The growing scarcity of that miraculous molecule we call water is one of the main indicators that we are living beyond our environmental means. Many parts of the world already have to contend with severe water shortages. The growing global population, modern patterns of consumption and less reliable rainfall patterns caused by climate change, are exacerbating the problem.
Several of the world’s major rivers no longer reach the ocean and many others carry only a fraction of their previous flow; boreholes have to go ever deeper to tap aquifers that are being depleted faster than they can replenish themselves; glaciers are retreating fast and reservoirs drying up. Already there are ‘water refugees’ in parts of Asia and Africa, while China’s premier, Wen Jiabao, has said that water scarcity threatens the very ‘survival of the Chinese nation.’
Even Britain is not immune to water shortages: parts of the country have less rainfall per capita than Dallas, and the UK recently opened its first desalination plant.
Water, water everywhere,
nor any drop to drink
Earth from outer space looks as if water scarcity could never be a problem – we’re not known as the Blue Planet for nothing – but fresh water is another matter and in surprisingly short supply. Only 2.5 per cent of all the water on Earth is fresh and two-thirds of that is frozen, either at the poles, in glaciers or in permafrost. So less than one per cent of the total water on Earth exists as liquid fresh water, and it is this fraction that supports all non-marine life forms. When you think about it in those terms, our life support system is precarious.
The water our distant ancestors used to slake their thirst when hunting and gathering is the same water that goes into the frappuccinos we pick up on the way to and from our air-conditioned offices. It therefore follows that the water resources that are stretched today, with a global population approaching seven billion, are the same resources that will have to sustain a projected global population of nine billion or more by the middle of this century.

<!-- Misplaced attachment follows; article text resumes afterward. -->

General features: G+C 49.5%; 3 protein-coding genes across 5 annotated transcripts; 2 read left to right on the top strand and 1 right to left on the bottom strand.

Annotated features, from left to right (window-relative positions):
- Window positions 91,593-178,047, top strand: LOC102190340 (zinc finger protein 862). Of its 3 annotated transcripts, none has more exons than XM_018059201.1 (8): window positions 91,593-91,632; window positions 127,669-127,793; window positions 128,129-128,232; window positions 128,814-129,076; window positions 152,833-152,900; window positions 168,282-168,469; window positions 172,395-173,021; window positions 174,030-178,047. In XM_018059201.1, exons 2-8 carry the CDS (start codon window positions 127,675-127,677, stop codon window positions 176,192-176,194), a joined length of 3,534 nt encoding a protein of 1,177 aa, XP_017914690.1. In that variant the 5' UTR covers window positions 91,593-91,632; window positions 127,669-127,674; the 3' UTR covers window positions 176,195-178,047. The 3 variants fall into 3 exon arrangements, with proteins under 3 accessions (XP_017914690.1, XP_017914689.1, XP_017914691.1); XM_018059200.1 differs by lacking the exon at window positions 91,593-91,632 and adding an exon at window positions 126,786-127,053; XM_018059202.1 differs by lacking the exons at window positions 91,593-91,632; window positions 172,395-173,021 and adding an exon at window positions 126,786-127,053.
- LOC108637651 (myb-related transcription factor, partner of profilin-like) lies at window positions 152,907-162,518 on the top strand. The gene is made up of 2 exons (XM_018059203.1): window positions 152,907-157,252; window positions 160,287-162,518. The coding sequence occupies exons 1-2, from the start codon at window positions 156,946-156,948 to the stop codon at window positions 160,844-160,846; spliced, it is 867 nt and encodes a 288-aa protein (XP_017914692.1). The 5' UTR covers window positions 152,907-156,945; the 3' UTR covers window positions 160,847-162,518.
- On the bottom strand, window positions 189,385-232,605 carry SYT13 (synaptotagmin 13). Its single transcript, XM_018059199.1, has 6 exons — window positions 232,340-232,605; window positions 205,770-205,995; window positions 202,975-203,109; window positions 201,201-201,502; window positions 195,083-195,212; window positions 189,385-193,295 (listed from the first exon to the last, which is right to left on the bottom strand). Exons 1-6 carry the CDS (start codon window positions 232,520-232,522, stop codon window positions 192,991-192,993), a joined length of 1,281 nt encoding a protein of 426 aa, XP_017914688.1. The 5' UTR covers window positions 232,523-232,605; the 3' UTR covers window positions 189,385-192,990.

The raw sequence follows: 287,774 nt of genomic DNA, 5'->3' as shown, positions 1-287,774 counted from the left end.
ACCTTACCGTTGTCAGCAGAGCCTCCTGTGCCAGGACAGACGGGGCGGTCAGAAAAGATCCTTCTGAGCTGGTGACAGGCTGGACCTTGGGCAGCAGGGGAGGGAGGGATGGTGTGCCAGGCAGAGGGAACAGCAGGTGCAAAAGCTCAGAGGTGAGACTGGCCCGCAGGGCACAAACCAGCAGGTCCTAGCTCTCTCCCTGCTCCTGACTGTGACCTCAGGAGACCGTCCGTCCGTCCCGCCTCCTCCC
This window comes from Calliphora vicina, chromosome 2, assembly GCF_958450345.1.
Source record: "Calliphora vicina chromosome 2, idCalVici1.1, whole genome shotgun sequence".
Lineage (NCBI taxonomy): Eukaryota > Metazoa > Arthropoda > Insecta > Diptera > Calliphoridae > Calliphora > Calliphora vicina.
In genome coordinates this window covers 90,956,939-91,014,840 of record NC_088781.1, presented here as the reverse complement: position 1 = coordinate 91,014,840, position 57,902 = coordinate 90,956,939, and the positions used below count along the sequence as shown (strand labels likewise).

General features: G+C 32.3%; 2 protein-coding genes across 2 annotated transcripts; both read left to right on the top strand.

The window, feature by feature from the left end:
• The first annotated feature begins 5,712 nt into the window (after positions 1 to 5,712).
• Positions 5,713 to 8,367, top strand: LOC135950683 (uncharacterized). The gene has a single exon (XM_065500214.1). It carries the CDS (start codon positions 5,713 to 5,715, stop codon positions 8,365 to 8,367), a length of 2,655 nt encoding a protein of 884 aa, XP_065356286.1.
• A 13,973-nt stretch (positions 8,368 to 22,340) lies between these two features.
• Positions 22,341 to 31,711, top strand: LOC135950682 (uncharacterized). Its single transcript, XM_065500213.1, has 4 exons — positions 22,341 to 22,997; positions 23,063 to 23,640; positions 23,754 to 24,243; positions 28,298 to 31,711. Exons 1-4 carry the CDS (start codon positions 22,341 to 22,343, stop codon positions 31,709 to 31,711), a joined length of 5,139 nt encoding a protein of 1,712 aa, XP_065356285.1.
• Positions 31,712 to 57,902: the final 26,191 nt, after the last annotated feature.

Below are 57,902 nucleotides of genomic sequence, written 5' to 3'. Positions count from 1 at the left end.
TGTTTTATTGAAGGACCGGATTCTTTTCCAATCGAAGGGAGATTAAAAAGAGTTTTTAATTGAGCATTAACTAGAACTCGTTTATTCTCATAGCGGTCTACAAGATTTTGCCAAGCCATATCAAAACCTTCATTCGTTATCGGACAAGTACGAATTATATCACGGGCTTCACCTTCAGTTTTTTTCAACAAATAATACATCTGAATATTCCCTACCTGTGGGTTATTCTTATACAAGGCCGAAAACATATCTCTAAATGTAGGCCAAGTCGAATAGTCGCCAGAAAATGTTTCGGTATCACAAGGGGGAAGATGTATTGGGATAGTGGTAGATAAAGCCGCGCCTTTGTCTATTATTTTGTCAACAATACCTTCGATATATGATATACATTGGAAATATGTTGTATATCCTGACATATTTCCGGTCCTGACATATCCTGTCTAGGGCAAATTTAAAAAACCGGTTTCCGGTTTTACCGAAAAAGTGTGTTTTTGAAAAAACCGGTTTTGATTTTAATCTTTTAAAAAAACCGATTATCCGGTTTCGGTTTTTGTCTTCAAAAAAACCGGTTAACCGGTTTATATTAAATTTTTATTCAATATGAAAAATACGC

The Green Revolution in agriculture in the twentieth century helped bring about the population explosion by dramatically improving crop yields. But farming is the thirstiest of all human activities (accounting for over 70 per cent of water use worldwide). Ironically the problem now is having enough water to produce the crops and meat to feed the Revolution’s offspring.
Water is fundamental to our health, not only in terms of growing food: it also makes up two-thirds of our bodies. Lack of clean water and adequate sanitation in developing nations is arguably the single greatest impediment to their development. Waterborne and sanitation-related diseases kill roughly five thousand people every day, most of them children. According to a report by the United Nations Development Programme, 40 billion working hours are spent each year collecting water in sub-Saharan Africa – equivalent to a year’s labour for the entire workforce in France.
Source of friction
As the villainous Mr Greene discovered at the end of the last Bond film, whose plot revolved around control of water resources in Bolivia, you can’t drink oil (or rather, you can, but it doesn’t do you any good).
As more and more countries become water-stressed, the potential for conflict over such a crucial resource increases. In 2001 the then United Nations Secretary General, Kofi Annan, warned that ‘fierce competition for fresh water may well become a source of conflict and wars in the future.’
Access to water is a factor in the civil war in Darfur, while control of the aquifers beneath the West Bank is one of the underlying issues of the Israeli-Palestinian conflict. Potential for conflict exists in many other places too: between Turkey, Syria and Iraq over the Tigris and Euphrates; between India and Pakistan over the Indus (the dispute over Kashmir is partly about controlling the headwaters of that river); in West Africa over the Niger; and in the Horn of Africa, where Ethiopia’s dam-building projects worry its downstream neighbours.
Water, however, makes a mockery of the human habit of dividing the world into distinct political entities. It flows across and beneath borders. Optimists therefore prefer to see water’s potential to bring nations together by acknowledging their natural interdependence and cooperating to share a common resource equitably. Encouragingly, there are a growing number of forums for dialogue where nations can peacefully resolve the hydropolitics of their respective regions such as the Nile Basin Initiative, the Niger Basin Authority and the Mekong River Commission. Europe, parts of which are increasingly reliant on groundwater, has the International Commission for the Protection of the Danube River.